· Being inwardly contemplative so as to allow God to disarm our hearts and transform us into people of peace and nonviolence.
· Being outwardly active in publicly witnessing/ evangelizing/ teaching peace, love, and nonviolence in our churches and in the greater society.
· Being in community with and acting in solidarity with other individuals and groups rooted in peace and nonviolence.
Focus Issues include: Challenging Islamophobia; Challenging Militarism; Challenging US Relationship with Israel and Palestine.
Opioid Crisis Mission Group:
The mission statement of our group is: “Helping churches to become healing communities for all of us who are affected by the opioid crisis.” Our goal is to provide local churches with resources to engage their congregations in programing that works to reduce stigma and expand its potential for healing.
Open and Affirming (ONA):
Our mission is to bring awareness to churches and educate them on acceptance and making a safe place for all of God’s children. We hope that we can increase participation in our mission group so that we might reach a wider range of churches. We are hoping that more congregations will become Open and Affirming. We are making good progress.
Racial Justice Mission Group (RJMG):
Awakening to Racial Justice in 2019, our goals have been to: Develop a process for churches in NHCUCC to become a Racial Justice Church; provide PTS workshops and Annual Meeting connecting sessions; be available to churches for programs on racial justice; offer educational programs open to the NHCUCC;
All these programs and initiatives are from eh annual report of the NHUCC This is what we are a part of…This is why I mentioned the don’t panic button in the beginning. When we see all the injustice and the work to be done, we become overwhelmed and just want to curl up and stay on the couch and say I can’t do that!
Well you can’t not alone and that is why I mentioned the towel It is also recommended that as one travels through life to always know where one’s towel is…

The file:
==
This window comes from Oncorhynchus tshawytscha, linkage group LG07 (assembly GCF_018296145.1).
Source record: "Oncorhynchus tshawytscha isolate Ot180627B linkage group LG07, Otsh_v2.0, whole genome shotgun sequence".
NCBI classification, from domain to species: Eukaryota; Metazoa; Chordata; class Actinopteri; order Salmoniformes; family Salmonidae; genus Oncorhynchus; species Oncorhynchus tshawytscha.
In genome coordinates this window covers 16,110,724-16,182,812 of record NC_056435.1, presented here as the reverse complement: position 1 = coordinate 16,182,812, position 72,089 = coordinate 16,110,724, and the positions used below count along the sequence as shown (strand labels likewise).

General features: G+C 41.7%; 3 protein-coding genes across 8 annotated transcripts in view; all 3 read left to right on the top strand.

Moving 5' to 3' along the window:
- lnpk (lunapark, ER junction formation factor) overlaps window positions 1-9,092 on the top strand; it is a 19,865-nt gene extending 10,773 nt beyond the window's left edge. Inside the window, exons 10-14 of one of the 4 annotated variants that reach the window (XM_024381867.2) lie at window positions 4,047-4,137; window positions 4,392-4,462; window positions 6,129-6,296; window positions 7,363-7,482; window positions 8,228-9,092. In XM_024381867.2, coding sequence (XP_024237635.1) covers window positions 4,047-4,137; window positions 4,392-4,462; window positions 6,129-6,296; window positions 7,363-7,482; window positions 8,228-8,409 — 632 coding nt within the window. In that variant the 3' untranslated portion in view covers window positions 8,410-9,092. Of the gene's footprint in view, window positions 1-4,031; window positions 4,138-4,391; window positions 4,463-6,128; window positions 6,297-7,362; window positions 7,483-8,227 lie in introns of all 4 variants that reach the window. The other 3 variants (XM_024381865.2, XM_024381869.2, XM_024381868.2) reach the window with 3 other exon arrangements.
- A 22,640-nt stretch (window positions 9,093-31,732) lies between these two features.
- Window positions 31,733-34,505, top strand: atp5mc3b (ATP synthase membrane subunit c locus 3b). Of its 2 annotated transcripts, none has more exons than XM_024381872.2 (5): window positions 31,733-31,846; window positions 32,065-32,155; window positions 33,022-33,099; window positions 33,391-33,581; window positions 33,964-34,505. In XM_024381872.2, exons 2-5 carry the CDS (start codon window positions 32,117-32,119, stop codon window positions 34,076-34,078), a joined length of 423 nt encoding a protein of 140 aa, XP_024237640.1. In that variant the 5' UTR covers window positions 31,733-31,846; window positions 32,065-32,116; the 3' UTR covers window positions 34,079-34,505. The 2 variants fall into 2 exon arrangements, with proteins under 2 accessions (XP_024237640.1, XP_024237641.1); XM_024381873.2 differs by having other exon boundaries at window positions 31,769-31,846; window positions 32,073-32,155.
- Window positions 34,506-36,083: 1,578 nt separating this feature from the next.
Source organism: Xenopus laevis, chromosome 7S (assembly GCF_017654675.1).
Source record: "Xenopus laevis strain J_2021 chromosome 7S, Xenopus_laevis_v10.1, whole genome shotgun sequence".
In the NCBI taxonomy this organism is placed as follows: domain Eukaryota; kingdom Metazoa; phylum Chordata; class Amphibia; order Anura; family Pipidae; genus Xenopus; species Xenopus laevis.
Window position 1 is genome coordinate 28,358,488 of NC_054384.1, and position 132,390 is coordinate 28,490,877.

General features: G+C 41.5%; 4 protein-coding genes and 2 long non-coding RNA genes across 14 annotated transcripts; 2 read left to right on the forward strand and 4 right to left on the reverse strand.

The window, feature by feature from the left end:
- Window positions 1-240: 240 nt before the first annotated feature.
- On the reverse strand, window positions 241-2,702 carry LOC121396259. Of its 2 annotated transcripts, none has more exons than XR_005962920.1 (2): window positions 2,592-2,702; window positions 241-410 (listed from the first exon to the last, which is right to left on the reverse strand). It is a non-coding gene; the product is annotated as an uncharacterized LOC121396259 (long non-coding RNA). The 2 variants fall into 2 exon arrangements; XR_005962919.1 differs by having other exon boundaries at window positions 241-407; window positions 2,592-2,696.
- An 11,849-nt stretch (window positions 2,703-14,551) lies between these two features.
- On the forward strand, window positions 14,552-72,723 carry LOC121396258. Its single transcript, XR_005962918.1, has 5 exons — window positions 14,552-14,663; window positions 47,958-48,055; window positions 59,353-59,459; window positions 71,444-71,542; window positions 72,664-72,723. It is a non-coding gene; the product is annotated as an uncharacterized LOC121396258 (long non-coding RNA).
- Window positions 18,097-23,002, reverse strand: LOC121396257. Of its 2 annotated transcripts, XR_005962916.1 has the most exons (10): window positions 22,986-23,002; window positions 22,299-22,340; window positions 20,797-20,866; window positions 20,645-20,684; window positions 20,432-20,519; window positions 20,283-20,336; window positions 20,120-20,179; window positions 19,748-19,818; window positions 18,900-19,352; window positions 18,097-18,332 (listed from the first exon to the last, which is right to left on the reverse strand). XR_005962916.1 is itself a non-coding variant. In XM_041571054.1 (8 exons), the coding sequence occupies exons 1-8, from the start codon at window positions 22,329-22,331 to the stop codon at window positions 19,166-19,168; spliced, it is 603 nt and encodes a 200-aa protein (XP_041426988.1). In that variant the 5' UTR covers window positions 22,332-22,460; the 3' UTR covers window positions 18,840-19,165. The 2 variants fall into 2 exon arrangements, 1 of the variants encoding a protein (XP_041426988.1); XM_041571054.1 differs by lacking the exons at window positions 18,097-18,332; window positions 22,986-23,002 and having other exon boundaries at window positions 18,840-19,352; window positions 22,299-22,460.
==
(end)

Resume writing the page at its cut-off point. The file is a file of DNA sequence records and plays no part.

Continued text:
“Somebody who can stay in control of virtually any situation is somebody who is said to know where his or her towel is.” Our towel is prayer That persistent prayer. That constant connection with God and with God all these things get done.
Take a moment out of each day to just pause and pray…then, if you can, try to make a conscious effort that whatever you are engaged in be it work or play make it a prayer offer it to God…this becomes a habit it will be woven into your lives.
Jesus, “By ending on a question of whether he will find faith at his return, Jesus raises a number of additional questions for us. How do followers not lose heart and maintain the faith in light of the fact that Jesus is not returning as soon as many would like? How are we to act if God’s justice is not delivered according to our own timetable? How do we go on in the face of injustice if God’s ultimate justice only arrives “suddenly” at Jesus’ return? In response to such questions, Luke maintains that we are to act like the widow. We are not to wait quietly for Jesus’ return and accept our fates in an oppression-ridden world. We are instead to resist injustice with the resolve and constancy of the widow. As Jesus explains elsewhere (Luke 11:1-13), prayer is not a passive activity but one that actively seeks God and pursues God’s will. Like the widow, we are to persevere in the faith, crying out to God day and night. This is what persistent prayer looks like.”
 On this point, see Barbara E. Reid, Choosing the Better Part? Women in the Gospel of Luke (Collegeville, MN: Liturgical Press, 1996), 190-94.